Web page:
DEFORESTATION OF MANGROVES RELEASES MORE METHANE THAN PREVIOUSLY THOUGHT
A recent study conducted by universities in Australia examining the mangroves in Queensland has found that mangroves release more methane than previously believed.
Mangroves, which are dense forest that buffer land and sea in many coastal areas in the tropics, are renowned for their ability to store carbon. This sequestering is termed “blue carbon”. A tract of mangroves can bury 40 times more carbon than a similarly-sized area of rainforest.
However, the study revealed that carbon is not stored in the mangrove soil permanently, as previously thought. Some carbon dioxide is transformed into methane by microorganisms called archea. The methane is then released back into the atmosphere. This is significant as methane has a much bigger warming impact than carbon dioxide and the methane released has the potential to offset how much carbon dioxide is stored.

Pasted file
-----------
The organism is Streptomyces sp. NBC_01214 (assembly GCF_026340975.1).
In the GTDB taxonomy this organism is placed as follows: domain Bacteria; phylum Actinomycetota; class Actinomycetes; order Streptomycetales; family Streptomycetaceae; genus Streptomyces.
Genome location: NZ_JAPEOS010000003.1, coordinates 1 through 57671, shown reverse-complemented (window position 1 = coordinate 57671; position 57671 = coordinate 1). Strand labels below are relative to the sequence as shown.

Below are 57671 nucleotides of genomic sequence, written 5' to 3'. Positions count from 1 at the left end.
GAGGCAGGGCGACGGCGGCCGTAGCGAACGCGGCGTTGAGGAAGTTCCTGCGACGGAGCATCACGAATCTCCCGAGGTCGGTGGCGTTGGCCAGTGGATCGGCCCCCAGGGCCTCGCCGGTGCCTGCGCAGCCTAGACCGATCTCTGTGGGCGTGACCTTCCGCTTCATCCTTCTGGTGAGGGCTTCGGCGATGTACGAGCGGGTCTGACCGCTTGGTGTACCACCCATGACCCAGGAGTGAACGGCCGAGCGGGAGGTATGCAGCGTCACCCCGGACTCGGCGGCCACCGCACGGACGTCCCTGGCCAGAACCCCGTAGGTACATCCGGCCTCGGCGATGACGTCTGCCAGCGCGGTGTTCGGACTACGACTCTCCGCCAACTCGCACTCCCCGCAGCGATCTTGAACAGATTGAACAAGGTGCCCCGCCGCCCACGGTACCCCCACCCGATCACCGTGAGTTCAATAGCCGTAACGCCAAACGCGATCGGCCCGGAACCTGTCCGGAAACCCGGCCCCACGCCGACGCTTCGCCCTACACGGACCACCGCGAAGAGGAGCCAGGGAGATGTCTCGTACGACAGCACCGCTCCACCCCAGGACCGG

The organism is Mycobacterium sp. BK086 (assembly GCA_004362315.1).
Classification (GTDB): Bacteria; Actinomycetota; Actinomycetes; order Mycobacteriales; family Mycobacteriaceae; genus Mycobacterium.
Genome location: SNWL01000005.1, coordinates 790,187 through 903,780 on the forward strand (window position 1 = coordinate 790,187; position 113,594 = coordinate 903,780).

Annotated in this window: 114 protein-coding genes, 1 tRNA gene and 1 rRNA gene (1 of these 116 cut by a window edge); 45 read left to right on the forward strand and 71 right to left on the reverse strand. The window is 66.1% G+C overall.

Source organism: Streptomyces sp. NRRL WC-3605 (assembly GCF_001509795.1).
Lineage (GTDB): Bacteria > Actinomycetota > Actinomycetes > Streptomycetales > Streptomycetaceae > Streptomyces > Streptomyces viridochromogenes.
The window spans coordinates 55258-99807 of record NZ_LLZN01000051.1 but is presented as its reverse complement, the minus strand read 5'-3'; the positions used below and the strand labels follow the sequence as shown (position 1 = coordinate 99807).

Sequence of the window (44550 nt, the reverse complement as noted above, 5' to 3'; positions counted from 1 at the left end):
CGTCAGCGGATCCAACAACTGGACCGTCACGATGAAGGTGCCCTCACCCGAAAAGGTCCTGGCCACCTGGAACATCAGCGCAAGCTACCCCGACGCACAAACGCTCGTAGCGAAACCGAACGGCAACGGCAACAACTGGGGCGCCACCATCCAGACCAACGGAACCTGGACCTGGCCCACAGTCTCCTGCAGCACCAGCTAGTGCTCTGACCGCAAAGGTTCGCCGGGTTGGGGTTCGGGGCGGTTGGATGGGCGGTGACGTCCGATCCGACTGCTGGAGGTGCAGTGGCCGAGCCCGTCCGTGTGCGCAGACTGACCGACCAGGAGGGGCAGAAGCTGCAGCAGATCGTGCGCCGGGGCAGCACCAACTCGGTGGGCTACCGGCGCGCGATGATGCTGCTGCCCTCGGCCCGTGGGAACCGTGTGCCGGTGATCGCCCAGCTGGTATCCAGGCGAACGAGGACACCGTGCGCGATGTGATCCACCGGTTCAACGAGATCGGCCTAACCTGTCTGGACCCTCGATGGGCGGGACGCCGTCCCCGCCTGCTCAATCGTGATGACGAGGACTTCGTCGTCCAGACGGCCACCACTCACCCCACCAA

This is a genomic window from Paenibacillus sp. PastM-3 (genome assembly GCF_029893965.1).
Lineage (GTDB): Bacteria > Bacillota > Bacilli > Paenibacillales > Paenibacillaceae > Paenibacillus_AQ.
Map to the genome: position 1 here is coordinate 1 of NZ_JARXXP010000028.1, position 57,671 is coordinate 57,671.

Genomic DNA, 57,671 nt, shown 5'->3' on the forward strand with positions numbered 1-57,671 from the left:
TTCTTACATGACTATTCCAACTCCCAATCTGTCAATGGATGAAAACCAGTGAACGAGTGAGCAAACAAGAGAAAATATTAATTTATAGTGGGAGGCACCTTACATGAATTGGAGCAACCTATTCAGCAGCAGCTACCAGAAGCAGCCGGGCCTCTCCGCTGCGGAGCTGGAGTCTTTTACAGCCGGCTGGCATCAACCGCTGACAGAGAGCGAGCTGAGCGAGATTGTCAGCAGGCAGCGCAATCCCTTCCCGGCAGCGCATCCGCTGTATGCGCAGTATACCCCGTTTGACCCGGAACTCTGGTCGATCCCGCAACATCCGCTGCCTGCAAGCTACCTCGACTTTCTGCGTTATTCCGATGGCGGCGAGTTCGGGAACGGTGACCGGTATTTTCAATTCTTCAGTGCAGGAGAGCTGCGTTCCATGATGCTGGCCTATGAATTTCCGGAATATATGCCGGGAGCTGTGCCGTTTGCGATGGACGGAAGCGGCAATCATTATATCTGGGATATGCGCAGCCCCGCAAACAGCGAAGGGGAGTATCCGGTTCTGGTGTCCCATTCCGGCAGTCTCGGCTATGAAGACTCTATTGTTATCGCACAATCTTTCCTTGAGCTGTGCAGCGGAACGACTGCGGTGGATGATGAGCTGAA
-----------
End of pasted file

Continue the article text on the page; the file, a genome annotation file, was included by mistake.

These emissions are also exacerbated by deforestation, which has occurred at a fast rate. Between 30 to 50 percent of mangroves have been lost to agriculture, aquaculture and infrastructure development in the past half-century alone.
Researchers estimate that the loss of soil carbon from deforestation of mangroves and other coastal ecosystems contributes to at least three to 19 percent of global deforestation-caused CO2 emissions in addition to economic and ecosystem damage.
ABOVEA dry mangrove forest in Ca Mau, Vietnam